I have not yet used software that used this concept of stories so I'm new to the concept. I can certainly see how IFC would have a story class. That makes perfect sense. Does it allow for decimal (or other) sub-stories? Similar to a structural grid, you might have 1.5 or 1.3 and 1.6.

I can certainly see how the interface would need to be more complex in order to deal with fractional stories and I don't think that it's a deal-breaker for me. I haven't messed around much with the stories in VW but I can certainly see the advantage for buildings with whole stories. Just a bummer that I'll have to do without it or add more complexity to my model/file setup if I have to deal with sub-stories.

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...AutoCAD and Revit are NOT industry standards.. ...Their pervasive use in the market is due to many factors, but NOT legal standardization.

Not yet...

Many governmental agencies and large corporations effectively require the use of Revit or ACAD because their facilities people want the files when the design is completed.

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imo the first sentence contradicts the third, and the middle one is the clue.

the information doesn't (and can't) depend on just one piece of software, otherwise all engineering projects' technologies should be the proprietary ones.

You're forgetting one thing: we already have DWG for interoperability during transition.

the future IS information AND communication.

Exactly, I'm talking about now and the last 5 years of development.

NV should have concentrated on the ability to produce 2D documentation from a 3D model (including plans, elevations, sections and schedules). aka "little BIM"

If they'd done that we'd now be in a much better position to transition to big BIM (via IFC) when our clients start asking for it and team members start using it.

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We use VW for large projects, we work with very large contractors. We're stuck with what is now a large investment in VW in terms of Apple hardware, software, training, and most important...experience. Like every other medium sized practice we need to move to BIM, and we'd prefer VW to evolve into a BIM package rather than throw away our investment and start again.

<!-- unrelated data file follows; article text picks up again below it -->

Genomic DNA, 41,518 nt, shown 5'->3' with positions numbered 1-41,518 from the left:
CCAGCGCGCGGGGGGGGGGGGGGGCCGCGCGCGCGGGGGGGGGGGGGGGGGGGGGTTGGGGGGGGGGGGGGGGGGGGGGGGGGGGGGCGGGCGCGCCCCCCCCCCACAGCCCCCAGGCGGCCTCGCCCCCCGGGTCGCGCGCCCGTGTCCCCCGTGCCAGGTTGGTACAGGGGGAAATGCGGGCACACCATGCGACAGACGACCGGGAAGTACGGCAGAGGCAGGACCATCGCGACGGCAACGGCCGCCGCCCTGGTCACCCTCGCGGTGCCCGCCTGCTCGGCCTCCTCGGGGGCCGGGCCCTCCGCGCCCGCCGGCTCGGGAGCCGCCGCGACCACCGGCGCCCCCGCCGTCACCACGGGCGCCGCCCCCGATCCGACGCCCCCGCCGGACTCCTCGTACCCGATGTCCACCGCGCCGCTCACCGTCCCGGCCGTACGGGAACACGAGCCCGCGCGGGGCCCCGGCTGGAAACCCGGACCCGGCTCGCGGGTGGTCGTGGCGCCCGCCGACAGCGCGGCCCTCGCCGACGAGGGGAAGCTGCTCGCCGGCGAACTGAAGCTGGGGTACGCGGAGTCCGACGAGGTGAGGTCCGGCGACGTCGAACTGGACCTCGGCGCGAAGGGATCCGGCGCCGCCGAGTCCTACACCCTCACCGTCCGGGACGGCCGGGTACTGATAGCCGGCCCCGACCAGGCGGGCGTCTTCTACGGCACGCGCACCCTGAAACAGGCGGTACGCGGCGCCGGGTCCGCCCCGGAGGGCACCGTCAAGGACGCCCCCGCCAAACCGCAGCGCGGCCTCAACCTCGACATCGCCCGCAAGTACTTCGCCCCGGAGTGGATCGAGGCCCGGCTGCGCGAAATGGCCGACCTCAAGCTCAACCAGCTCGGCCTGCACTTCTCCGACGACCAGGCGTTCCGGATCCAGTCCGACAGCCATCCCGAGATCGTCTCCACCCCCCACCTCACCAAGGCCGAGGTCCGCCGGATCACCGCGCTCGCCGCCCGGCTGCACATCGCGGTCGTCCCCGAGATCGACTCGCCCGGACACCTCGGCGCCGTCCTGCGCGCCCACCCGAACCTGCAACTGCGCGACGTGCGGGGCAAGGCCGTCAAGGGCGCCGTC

If VW ARCHITECT needs to cost what Revit does, so be it.

Couldn't have said it better myself.

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Whether we like it or not, ACAD & Revit are the industry standards.

They're not industry standards. At a stretch Revit is maybe heading towards a de facto standard, but it's not a sure thing yet.

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If you want more control, more flexibility, you are going to have more complexity in the interface and the objects, and less automation. If you want more automation and less complex UIs, then you are going to get less capability and flexibility.

This is a myopic way of looking at software design. I want more power; the ability to do more with less effort.

If you can't think of ways to provide more power then you're just not thinking hard enough.

Siemens Synchronous Technology is a prime example of providing power. Siemens thought hard enough.

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imo the first sentence contradicts the third, and the middle one is the clue.

the information doesn't (and can't) depend on just one piece of software, otherwise all engineering projects' technologies should be the proprietary ones.

You're forgetting one thing: we already have DWG for interoperability during transition.

i don't consider dwg as a future interoperability tool. it's only a status quo (unfortunately).

and it's exactly the usage of dwg in those almost 30 years of building tasks' procedures which constantly winds up in such money losses that the whole industry is craving for a better performance.

the future IS information AND communication.